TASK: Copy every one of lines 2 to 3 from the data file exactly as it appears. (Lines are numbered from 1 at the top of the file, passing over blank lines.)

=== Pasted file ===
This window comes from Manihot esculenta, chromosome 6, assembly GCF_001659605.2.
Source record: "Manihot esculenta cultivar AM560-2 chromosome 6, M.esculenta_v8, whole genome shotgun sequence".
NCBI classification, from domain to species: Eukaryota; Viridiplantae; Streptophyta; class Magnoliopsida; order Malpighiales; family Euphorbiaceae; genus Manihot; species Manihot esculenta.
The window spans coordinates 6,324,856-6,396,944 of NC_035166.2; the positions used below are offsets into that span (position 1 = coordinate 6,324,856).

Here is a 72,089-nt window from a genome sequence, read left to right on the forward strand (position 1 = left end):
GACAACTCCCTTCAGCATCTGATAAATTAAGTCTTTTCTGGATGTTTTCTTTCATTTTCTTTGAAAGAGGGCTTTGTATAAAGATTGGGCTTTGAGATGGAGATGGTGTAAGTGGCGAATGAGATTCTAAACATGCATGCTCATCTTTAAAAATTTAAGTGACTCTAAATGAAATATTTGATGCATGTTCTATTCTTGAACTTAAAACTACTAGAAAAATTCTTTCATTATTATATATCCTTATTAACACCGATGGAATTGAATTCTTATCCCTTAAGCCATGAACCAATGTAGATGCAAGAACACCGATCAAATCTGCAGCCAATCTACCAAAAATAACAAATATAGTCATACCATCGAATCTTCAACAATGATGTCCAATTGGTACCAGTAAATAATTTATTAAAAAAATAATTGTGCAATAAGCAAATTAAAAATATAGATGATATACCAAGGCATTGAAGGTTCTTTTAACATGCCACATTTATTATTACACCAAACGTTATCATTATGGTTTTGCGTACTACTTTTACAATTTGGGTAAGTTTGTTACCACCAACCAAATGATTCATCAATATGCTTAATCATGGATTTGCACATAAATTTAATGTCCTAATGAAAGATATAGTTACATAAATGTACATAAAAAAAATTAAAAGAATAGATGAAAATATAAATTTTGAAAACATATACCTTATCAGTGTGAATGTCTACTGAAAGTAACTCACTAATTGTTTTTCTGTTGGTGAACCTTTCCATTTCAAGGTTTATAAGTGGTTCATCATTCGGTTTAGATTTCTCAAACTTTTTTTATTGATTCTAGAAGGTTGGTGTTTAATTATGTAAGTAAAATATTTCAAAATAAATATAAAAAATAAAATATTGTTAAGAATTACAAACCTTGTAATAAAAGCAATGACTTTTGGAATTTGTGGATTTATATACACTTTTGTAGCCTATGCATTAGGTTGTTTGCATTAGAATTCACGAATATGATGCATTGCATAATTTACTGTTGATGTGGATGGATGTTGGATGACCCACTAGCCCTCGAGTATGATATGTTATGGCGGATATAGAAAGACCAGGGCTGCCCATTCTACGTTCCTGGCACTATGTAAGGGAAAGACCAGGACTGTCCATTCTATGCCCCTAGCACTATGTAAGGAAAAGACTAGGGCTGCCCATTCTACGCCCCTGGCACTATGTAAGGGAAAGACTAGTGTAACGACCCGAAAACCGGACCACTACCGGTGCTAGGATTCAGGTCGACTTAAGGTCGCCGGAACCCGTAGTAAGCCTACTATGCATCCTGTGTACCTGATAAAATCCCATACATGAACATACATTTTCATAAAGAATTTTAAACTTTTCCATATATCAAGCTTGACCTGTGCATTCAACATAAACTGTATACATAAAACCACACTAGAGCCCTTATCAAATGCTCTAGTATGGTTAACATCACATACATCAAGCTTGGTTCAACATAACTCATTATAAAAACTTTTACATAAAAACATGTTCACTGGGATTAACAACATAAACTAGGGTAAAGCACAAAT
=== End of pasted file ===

Source record: "Manihot esculenta cultivar AM560-2 chromosome 6, M.esculenta_v8, whole genome shotgun sequence".
NCBI classification, from domain to species: Eukaryota; Viridiplantae; Streptophyta; class Magnoliopsida; order Malpighiales; family Euphorbiaceae; genus Manihot; species Manihot esculenta.